Dynamic Document Networks
Many of us think of the internet as "wild west" of sorts where anybody can author an contribute content. We view it as a place for the everyman, where large corporations are humbled and individuals are empowered.
At least, that is what we use to think. More and more we are realizing that the internet is another place where power, control and content is centralized. What percentage of videos watched over the internet come from somewhere other than Youtube, Netflix and maybe a half dozen other providers? How much social interaction happens outside of Facebook, Twitter and again, maybe a half dozen or so other providers? We could go on, but they key is that while the internet radically transformed how what we do, see and read is delivered to us, it has not distributed that power as much as we may think.
I am not claiming that this is necessarily a bad thing, nor do I want to discredit the positive effects that the internet has had. However after realizing this it caused me to think about other ways to solve some of these issues. I wrote up a semi technical description of what I came to call, "Bidirectional Network of Dynamic and Distributed Documents". The "living version" of this document is here. Below is the version that I had at the time of this post.
Bidirectional Network of Dynamic and Distributed Documents
Everyone's computer has a port forwarded to accept incoming connections to the network application that will be running on their computers, or otherwise can connect to and receive TCP/IP connections.
The application will be running the majority of the time. Downtimes on any one computer will cause major disruptions in the DDN network.
Note: We use the term “network” and “map” interchangeably as well as the terms “node” and “computer”
We will call this idea a Bidirectional Network of Dynamic and Distributed Documents.
We will call the application the Distributed Document Network (DDN).
Computer A has a document that has some associated metadata which defines how that document can be modified, as well as how to deal with change conflicts.
Computer B requests that document from computer A. Both computer A and computer B add an entry to their records for one another. This entry is specific to this document only.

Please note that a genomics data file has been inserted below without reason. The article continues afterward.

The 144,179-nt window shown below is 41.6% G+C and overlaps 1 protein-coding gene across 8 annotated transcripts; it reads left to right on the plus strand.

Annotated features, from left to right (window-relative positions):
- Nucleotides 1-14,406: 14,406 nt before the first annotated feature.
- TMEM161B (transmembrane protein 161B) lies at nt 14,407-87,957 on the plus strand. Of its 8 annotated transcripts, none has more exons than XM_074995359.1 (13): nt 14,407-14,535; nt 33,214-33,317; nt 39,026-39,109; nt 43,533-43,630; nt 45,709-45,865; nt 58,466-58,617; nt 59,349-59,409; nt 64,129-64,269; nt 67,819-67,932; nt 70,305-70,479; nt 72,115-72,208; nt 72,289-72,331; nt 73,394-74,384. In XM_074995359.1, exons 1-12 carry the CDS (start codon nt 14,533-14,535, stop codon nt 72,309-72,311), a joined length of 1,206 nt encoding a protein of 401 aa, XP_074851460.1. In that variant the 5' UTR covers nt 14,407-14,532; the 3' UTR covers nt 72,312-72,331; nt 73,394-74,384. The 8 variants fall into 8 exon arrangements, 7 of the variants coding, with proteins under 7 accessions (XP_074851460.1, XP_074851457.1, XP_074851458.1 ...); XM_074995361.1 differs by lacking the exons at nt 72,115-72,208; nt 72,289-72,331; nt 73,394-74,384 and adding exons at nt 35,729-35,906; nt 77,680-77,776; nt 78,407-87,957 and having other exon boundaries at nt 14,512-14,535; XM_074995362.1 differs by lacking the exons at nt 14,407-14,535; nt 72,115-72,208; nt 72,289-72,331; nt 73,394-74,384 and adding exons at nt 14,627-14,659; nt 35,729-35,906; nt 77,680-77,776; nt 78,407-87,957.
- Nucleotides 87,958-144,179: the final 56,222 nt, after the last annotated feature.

Computer C requests that document from computer B. Again, both computer B and C add an entry to their records for one another. This entry is specific to this document only.
This process continues so that new computers request the document from other computers, and each computer remembers these connections.
When a computer updates that documents data (only in the prescribed manner based on the metadata) the computer updates neighboring computers with the change. Those computers in turn will update all of the computers they are neighbors to, except the one from which the update came. If a computer updates the information in a manner that is not allowed, the computers it updates will not propagate the change.
Unresolved Problem: How do you know that the metadata itself has not been tampered with? Well, once a computer has received the metadata it can assume that the metadata will not change, and therefore if a computer modifies the metadata it will not be able to send changes upstream because upstream computers will not accept the changes. However downstream computers will not have tampered metadata and will not be able to communicate with computers who have the original metadata. To prevent computers from modifying the metadata and thereby corrupting computers downstream, a digital signature could be associated with the meta data to ensure that it has not be tampered with. However the problem of public key agreement exists, as described in the admin access problem.